Candace Kim has a soft, easy-going voice when she talks on the phone. One evening last week, she was using it to comfort a caller to the Didi Hirsch Suicide Prevention Center. The caller had a blade nearby, and Kim was gathering information about the person's intentions.
"Have you started cutting?" she asked. "Where did you scratch yourself?"
Afterwards, Kim said the caller wasn't suicidal and just needed some help to get through the night. Kim has a masters degree in social work and is a part-time employee at the center. Most of the other counselors work as volunteers. Kim gets a paycheck because she speaks fluent Korean.
Didi Hirsch hired her to help in its effort to meet the needs of underserved communities. English and Spanish-speaking counselors work the phone lines every hour of the day. Korean and Vietnamese-speaking counselors are available during evening hours most nights.
However, Kim's linguistic talents haven't been in high demand.
“Ever since I started working here as a bilingual counselor in October of last year, I took maybe about, I think three Korean calls," Kim said. "So that’s not too many."
A Tough Sell
Asian Americans tend to use mental health services less than the general population does. A report by the California Asian Pacific Islander Joint Legislative Caucus puts the number at half.
That low number doesn't mean the population doesn't suffer from mental illness. Rather, among certain age groups, Asian American women have been found to have the highest numbers of suicide mortalities of all ethnicities, according to a report by the National Alliance on Mental Illness.
Experts say several factors may discourage members of the Asian Pacific Islander community from seeking out mental health services. One of the biggest is a strong stigma among many in the Asian community against acknowledging mental illness.
“When you have a mental illness, it’s not just you that is impacted. There’s a reflection, supposedly, on the entire family name," said Dr. Michi Fu, director of statewide prevention projects at Pacific Clinics. "It’s something that is so much more a part of our community that people are willing to die over this.”
Merely realizing that a stigma exists may not be that helpful for service providers hoping to reach out to Asian Americans. Each culture, ethnicity and generation has its own unique needs. And stigma isn't the only roadblock.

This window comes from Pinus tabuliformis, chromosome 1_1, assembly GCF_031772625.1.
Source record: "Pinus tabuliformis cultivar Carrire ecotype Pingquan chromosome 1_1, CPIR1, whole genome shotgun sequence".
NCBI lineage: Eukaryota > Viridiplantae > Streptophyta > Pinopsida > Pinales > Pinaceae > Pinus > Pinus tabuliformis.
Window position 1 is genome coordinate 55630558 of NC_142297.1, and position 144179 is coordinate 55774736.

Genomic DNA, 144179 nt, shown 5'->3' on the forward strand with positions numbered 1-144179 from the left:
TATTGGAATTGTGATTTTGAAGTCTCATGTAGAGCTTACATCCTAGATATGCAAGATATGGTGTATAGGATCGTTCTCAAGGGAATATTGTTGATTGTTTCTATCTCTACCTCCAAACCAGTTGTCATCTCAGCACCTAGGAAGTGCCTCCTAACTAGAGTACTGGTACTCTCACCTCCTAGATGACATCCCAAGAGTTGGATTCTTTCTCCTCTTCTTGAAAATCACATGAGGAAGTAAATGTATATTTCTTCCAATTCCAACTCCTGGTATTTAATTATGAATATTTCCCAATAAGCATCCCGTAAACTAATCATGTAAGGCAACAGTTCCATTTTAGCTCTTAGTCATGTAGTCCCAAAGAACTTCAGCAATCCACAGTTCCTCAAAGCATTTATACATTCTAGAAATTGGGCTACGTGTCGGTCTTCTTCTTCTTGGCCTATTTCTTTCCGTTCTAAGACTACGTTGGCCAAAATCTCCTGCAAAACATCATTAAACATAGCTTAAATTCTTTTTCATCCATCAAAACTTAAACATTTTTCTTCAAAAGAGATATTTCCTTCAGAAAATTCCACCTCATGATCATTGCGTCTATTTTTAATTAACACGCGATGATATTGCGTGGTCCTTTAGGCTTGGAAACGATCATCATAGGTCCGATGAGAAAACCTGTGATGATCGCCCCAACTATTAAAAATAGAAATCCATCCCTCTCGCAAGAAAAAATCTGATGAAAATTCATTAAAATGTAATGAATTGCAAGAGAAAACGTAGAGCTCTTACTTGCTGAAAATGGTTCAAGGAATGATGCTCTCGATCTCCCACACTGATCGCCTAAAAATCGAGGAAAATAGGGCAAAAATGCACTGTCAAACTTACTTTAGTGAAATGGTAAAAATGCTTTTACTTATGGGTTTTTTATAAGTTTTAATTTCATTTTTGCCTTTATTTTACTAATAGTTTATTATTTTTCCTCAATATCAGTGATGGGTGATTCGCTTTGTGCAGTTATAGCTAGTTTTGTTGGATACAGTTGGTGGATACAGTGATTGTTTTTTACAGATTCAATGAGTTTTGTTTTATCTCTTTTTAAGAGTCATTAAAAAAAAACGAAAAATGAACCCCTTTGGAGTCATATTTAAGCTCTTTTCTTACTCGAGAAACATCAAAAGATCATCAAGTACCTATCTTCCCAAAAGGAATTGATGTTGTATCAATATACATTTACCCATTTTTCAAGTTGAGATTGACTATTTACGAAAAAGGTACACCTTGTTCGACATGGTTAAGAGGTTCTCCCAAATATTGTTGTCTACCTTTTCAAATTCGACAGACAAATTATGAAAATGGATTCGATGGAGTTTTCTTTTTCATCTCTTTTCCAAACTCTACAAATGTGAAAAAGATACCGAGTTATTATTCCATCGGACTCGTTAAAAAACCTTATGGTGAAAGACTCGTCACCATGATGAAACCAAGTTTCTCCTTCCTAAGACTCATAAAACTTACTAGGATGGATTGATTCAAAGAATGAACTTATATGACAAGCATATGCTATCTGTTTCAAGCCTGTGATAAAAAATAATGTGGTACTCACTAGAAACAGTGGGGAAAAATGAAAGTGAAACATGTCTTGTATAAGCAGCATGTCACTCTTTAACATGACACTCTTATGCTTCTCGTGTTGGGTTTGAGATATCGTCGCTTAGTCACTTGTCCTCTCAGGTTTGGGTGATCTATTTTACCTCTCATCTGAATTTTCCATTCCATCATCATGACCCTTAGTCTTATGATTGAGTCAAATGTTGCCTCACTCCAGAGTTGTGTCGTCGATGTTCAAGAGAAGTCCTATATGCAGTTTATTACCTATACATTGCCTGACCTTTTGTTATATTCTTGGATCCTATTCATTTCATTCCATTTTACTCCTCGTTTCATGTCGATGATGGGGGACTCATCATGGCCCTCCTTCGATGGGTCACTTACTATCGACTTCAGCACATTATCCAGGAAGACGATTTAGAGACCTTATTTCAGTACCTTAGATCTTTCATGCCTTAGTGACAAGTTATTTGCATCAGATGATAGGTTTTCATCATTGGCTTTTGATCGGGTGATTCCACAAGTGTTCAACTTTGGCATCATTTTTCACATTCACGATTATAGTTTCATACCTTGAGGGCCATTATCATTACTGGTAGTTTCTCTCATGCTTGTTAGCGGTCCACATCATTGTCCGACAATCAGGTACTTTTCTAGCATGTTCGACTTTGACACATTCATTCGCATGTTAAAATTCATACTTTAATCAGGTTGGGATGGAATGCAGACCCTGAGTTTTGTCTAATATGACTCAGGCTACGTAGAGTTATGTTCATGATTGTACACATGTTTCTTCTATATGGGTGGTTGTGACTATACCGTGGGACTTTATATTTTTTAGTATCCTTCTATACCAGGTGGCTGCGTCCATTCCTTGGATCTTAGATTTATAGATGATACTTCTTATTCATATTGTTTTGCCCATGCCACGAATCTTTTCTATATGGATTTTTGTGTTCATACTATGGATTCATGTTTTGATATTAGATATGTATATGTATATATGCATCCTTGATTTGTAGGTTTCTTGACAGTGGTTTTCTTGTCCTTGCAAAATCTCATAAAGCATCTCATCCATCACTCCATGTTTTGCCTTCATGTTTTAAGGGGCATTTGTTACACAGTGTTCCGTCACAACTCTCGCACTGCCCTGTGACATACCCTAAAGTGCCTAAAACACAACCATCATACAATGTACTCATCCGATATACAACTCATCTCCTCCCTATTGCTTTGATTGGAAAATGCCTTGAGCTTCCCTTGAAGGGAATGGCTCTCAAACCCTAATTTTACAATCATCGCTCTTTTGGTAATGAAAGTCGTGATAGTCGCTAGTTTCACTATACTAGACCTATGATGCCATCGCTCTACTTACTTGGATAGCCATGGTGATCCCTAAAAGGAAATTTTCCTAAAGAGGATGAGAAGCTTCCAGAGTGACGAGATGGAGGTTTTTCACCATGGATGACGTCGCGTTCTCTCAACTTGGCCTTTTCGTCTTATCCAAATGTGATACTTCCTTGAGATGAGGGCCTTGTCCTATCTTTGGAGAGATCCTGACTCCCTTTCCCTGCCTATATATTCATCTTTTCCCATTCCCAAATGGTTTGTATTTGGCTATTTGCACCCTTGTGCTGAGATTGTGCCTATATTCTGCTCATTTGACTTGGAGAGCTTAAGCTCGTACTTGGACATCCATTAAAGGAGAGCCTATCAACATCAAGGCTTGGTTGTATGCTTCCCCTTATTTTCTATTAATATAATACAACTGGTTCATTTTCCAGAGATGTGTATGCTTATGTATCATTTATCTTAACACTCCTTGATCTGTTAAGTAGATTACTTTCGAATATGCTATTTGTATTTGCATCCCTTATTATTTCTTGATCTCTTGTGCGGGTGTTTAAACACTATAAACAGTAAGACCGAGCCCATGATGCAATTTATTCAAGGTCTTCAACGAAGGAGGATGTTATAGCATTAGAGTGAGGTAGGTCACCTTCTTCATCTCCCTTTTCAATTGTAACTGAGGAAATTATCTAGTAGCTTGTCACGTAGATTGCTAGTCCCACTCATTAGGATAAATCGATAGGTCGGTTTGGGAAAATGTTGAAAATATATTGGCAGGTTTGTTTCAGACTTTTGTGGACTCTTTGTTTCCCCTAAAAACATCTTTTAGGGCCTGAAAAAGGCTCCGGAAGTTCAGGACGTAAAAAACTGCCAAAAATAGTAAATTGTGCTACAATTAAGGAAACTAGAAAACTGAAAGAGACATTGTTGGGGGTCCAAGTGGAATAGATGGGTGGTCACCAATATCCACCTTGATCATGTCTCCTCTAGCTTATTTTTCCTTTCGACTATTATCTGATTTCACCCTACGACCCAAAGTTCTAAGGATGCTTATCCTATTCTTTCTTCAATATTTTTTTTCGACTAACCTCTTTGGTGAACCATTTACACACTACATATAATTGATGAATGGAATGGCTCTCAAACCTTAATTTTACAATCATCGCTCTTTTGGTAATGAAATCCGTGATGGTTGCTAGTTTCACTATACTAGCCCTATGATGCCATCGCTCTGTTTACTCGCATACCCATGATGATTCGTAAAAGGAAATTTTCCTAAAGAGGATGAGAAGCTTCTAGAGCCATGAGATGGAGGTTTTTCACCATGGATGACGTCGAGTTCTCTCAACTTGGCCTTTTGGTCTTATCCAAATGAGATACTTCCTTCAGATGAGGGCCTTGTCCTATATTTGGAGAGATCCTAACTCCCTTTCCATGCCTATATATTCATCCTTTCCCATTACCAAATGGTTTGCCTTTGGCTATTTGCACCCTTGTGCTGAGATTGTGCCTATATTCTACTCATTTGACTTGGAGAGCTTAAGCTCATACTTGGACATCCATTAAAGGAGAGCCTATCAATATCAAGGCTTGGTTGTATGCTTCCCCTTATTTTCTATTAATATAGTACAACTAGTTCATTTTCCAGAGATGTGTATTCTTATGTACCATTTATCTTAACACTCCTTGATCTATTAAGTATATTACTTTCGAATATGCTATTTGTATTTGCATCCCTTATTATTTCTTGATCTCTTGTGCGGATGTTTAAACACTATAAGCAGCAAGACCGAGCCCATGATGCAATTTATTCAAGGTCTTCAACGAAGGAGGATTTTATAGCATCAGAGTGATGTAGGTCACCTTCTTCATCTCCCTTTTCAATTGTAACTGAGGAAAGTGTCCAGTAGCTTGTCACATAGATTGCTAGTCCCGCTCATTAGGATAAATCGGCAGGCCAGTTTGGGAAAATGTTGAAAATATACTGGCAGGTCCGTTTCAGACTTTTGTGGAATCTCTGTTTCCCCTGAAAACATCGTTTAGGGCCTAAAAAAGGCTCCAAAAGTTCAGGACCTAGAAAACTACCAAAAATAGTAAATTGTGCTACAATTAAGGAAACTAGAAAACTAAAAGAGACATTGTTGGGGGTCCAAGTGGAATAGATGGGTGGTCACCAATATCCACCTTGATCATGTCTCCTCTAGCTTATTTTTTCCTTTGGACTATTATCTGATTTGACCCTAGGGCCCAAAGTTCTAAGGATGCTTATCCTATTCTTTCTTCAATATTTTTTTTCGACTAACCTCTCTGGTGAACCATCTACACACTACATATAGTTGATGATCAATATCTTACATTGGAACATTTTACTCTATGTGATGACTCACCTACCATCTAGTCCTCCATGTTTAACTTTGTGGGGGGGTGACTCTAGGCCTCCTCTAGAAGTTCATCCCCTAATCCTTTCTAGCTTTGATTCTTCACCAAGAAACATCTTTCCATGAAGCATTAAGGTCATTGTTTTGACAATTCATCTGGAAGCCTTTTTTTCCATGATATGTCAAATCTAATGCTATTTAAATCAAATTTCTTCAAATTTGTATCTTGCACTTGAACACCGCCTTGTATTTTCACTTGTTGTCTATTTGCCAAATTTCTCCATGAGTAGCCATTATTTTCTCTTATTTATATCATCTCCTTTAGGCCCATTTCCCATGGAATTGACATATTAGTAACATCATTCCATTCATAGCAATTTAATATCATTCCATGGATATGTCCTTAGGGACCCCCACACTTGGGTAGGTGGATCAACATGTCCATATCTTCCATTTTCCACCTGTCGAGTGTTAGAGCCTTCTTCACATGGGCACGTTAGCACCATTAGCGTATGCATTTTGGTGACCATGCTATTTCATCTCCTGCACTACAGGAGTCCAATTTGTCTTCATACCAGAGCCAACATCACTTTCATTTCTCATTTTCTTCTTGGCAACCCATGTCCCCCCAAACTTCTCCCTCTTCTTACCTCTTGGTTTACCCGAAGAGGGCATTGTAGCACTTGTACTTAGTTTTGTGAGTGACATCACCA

“Due to language disparity, transportation and unfamiliarity with the Western mental health services, many of the API community members, even if they had the need, could not access the service,” said Rocco Cheng, project lead for the Asian Pacific Islander branch of the California Reducing Disparities Project.
Cheng said that a good starting point for service providers would be to ensure that they have readily available information about their services in languages that minority groups will understand.
Opening a Dialogue
At a health fair at the Los Feliz United Methodist Church on a recent Sunday, Young Ahn was answering questions from parishioners about mental health services. Ahn is a mental health services coordinator for the Los Angeles County Department of Mental Health. Last year, she spearheaded an effort to provide more information about mental illness in Korean. Thanks to her efforts, she spread a dozen brochures and flyers printed in Korean on a table in front of her.
She said her most successful flyer among Korean Americans was a self-diagnostic of stress levels. Ahn said Koreans are more open to discussing stress than they are to discussing mental illness. Ahn uses the idea of stress management to open the door to discussing mental health issues. It's a topic she said she has to ease into gently.
"Don’t even mention mental illness," Ahn said, laughing. "They’re not going to come."
Many experts say that it's important just to get people more comfortable talking about mental health. Julie Kang, a software engineer who lives in Long Beach, suffered from a major depressive disorder in college. She said she didn't recognize her symptoms because her Korean upbringing had taught her to play down her symptoms. That led to a breakdown, which forced her to suspend her college career temporarily while she sought treatment.
She has since blogged about her experience and shared her story before groups of Korean Americans. She said just knowing that mental health services exist helped her.
“The key part in my recovery process was just realizing that there’s this whole world of medicine that I just didn’t think about before, and there are diseases and disorders, but they’re actually really treatable, and you can actually make full recoveries.”
Didi Hirsch Suicide Prevention Hotline
Los Angeles County Department of Mental Health ACCESS Hotline
Alzheimer's Association Helpline
Girls and Boys Family Town National Abuse Hotline
California Youth Crisis Hotline
Child Abuse Hotline
Domestic Violence/Sexual Assault Hotline
Elder Abuse Hotline
Substance Abuse & Homeless Health Care